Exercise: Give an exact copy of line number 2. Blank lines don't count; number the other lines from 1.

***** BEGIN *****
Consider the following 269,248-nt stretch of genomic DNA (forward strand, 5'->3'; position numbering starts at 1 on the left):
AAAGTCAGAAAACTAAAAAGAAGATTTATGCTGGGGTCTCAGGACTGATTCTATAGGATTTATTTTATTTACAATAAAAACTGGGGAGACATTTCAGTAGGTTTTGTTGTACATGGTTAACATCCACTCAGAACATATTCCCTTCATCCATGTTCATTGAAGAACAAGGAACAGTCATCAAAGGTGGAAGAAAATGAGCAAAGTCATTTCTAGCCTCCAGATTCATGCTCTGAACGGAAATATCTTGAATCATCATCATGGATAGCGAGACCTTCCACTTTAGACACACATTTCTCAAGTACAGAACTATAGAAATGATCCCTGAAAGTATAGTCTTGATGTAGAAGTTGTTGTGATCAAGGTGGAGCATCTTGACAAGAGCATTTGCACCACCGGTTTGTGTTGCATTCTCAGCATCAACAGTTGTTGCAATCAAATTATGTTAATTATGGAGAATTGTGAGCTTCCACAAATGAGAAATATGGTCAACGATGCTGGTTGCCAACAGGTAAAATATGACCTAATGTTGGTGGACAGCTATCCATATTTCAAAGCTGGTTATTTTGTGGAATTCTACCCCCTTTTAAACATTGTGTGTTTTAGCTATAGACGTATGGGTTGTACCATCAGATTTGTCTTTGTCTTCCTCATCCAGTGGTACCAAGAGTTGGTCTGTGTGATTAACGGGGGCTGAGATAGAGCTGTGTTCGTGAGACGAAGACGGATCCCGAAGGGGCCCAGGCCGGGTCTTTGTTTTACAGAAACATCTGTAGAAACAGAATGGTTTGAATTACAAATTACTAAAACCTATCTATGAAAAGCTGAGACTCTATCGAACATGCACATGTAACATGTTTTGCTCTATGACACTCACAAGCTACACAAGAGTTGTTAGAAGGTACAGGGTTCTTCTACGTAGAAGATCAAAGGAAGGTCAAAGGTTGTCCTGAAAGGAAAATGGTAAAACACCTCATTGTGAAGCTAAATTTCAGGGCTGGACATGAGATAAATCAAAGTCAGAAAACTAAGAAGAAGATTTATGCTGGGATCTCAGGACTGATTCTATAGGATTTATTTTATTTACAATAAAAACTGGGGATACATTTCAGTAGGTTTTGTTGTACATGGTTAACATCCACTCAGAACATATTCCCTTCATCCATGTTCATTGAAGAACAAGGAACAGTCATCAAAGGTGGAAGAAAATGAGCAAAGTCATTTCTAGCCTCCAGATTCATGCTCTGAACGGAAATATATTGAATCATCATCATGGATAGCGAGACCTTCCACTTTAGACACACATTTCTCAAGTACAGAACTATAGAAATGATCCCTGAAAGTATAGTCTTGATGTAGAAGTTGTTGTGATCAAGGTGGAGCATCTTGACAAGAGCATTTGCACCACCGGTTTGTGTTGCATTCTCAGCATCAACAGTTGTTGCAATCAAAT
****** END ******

AAAGTCAGAAAACTAAAAAGAAGATTTATGCTGGGGTCTCAGGACTGATTCTATAGGATTTATTTTATTTACAATAAAAACTGGGGAGACATTTCAGTAGGTTTTGTTGTACATGGTTAACATCCACTCAGAACATATTCCCTTCATCCATGTTCATTGAAGAACAAGGAACAGTCATCAAAGGTGGAAGAAAATGAGCAAAGTCATTTCTAGCCTCCAGATTCATGCTCTGAACGGAAATATCTTGAATCATCATCATGGATAGCGAGACCTTCCACTTTAGACACACATTTCTCAAGTACAGAACTATAGAAATGATCCCTGAAAGTATAGTCTTGATGTAGAAGTTGTTGTGATCAAGGTGGAGCATCTTGACAAGAGCATTTGCACCACCGGTTTGTGTTGCATTCTCAGCATCAACAGTTGTTGCAATCAAATTATGTTAATTATGGAGAATTGTGAGCTTCCACAAATGAGAAATATGGTCAACGATGCTGGTTGCCAACAGGTAAAATATGACCTAATGTTGGTGGACAGCTATCCATATTTCAAAGCTGGTTATTTTGTGGAATTCTACCCCCTTTTAAACATTGTGTGTTTTAGCTATAGACGTATGGGTTGTACCATCAGATTTGTCTTTGTCTTCCTCATCCAGTGGTACCAAGAGTTGGTCTGTGTGATTAACGGGGGCTGAGATAGAGCTGTGTTCGTGAGACGAAGACGGATCCCGAAGGGGCCCAGGCCGGGTCTTTGTTTTACAGAAACATCTGTAGAAACAGAATGGTTTGAATTACAAATTACTAAAACCTATCTATGAAAAGCTGAGACTCTATCGAACATGCACATGTAACATGTTTTGCTCTATGACACTCACAAGCTACACAAGAGTTGTTAGAAGGTACAGGGTTCTTCTACGTAGAAGATCAAAGGAAGGTCAAAGGTTGTCCTGAAAGGAAAATGGTAAAACACCTCATTGTGAAGCTAAATTTCAGGGCTGGACATGAGATAAATCAAAGTCAGAAAACTAAGAAGAAGATTTATGCTGGGATCTCAGGACTGATTCTATAGGATTTATTTTATTTACAATAAAAACTGGGGATACATTTCAGTAGGTTTTGTTGTACATGGTTAACATCCACTCAGAACATATTCCCTTCATCCATGTTCATTGAAGAACAAGGAACAGTCATCAAAGGTGGAAGAAAATGAGCAAAGTCATTTCTAGCCTCCAGATTCATGCTCTGAACGGAAATATATTGAATCATCATCATGGATAGCGAGACCTTCCACTTTAGACACACATTTCTCAAGTACAGAACTATAGAAATGATCCCTGAAAGTATAGTCTTGATGTAGAAGTTGTTGTGATCAAGGTGGAGCATCTTGACAAGAGCATTTGCACCACCGGTTTGTGTTGCATTCTCAGCATCAACAGTTGTTGCAATCAAAT